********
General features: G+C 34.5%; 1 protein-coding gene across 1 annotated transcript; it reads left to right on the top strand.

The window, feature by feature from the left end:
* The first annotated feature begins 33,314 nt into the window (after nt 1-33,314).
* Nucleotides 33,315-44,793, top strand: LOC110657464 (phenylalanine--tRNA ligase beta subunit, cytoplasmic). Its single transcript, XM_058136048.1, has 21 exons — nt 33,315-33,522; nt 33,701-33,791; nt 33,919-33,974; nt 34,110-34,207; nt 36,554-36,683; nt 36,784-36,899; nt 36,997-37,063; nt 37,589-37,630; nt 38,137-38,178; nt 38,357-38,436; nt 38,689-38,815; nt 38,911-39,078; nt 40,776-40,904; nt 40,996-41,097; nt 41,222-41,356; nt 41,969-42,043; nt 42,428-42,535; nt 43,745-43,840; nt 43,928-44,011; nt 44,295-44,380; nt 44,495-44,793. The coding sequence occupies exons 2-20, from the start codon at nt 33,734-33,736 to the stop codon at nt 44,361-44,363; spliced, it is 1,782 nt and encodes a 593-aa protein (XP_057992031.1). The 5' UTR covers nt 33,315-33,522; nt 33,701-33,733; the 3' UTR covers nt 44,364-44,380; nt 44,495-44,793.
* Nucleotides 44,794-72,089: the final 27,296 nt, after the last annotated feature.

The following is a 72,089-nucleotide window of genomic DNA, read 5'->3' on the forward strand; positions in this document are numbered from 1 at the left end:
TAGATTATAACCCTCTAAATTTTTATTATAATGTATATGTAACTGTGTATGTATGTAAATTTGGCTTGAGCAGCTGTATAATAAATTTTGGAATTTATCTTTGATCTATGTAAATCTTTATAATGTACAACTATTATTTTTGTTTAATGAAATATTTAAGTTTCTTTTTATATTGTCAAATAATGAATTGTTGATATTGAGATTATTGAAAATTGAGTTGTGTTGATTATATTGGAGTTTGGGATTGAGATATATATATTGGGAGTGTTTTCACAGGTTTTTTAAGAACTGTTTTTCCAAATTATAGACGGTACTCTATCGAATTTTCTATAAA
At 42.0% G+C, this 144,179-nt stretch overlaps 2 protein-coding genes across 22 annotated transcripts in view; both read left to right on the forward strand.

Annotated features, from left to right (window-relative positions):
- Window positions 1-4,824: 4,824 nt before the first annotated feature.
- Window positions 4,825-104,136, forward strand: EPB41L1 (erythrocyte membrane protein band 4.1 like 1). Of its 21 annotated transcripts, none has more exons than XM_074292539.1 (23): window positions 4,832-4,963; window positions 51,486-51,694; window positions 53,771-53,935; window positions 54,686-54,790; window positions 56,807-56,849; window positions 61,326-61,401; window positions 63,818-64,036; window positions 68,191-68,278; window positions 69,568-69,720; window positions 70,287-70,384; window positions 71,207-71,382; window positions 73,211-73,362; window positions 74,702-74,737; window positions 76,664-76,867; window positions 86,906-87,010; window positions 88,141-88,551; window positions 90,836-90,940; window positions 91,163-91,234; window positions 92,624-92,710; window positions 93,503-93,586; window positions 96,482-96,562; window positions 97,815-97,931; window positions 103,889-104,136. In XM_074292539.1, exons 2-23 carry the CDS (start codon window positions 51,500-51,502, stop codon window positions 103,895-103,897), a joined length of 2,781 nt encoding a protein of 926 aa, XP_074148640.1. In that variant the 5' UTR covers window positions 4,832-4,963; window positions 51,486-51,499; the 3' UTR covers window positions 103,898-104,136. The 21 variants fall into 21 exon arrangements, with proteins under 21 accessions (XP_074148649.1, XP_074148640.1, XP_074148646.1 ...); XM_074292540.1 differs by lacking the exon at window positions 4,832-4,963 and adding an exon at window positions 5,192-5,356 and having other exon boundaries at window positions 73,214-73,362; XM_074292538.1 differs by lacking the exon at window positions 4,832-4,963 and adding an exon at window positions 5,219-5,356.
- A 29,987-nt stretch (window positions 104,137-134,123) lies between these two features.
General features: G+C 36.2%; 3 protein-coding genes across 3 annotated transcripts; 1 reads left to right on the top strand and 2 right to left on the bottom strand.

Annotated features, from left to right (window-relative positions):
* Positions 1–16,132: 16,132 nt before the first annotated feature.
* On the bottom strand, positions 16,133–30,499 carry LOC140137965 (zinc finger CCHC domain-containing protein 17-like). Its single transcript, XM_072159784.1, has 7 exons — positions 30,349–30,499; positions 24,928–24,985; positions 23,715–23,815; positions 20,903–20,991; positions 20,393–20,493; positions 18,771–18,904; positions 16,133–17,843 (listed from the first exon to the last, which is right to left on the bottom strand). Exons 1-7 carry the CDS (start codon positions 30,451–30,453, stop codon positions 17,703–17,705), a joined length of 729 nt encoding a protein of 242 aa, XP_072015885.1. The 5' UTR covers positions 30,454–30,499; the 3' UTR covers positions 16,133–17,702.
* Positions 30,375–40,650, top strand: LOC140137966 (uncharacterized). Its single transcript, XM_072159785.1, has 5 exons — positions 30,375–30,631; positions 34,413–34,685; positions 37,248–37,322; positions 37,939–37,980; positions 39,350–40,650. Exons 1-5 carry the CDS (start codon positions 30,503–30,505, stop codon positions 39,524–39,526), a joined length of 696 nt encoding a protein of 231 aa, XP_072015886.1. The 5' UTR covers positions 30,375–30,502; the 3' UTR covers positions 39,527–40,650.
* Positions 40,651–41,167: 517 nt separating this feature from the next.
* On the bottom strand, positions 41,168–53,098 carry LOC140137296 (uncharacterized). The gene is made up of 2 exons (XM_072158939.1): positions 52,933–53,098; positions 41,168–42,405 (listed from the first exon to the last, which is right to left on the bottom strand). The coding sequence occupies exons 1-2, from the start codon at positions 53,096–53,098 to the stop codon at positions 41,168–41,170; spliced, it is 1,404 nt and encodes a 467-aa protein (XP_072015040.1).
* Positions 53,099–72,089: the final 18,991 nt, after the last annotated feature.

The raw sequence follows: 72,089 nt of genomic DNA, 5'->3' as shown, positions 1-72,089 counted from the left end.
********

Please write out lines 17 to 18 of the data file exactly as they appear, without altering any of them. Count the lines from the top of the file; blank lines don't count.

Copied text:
* Positions 30,375–40,650, top strand: LOC140137966 (uncharacterized). Its single transcript, XM_072159785.1, has 5 exons — positions 30,375–30,631; positions 34,413–34,685; positions 37,248–37,322; positions 37,939–37,980; positions 39,350–40,650. Exons 1-5 carry the CDS (start codon positions 30,503–30,505, stop codon positions 39,524–39,526), a joined length of 696 nt encoding a protein of 231 aa, XP_072015886.1. The 5' UTR covers positions 30,375–30,502; the 3' UTR covers positions 39,527–40,650.
* Positions 40,651–41,167: 517 nt separating this feature from the next.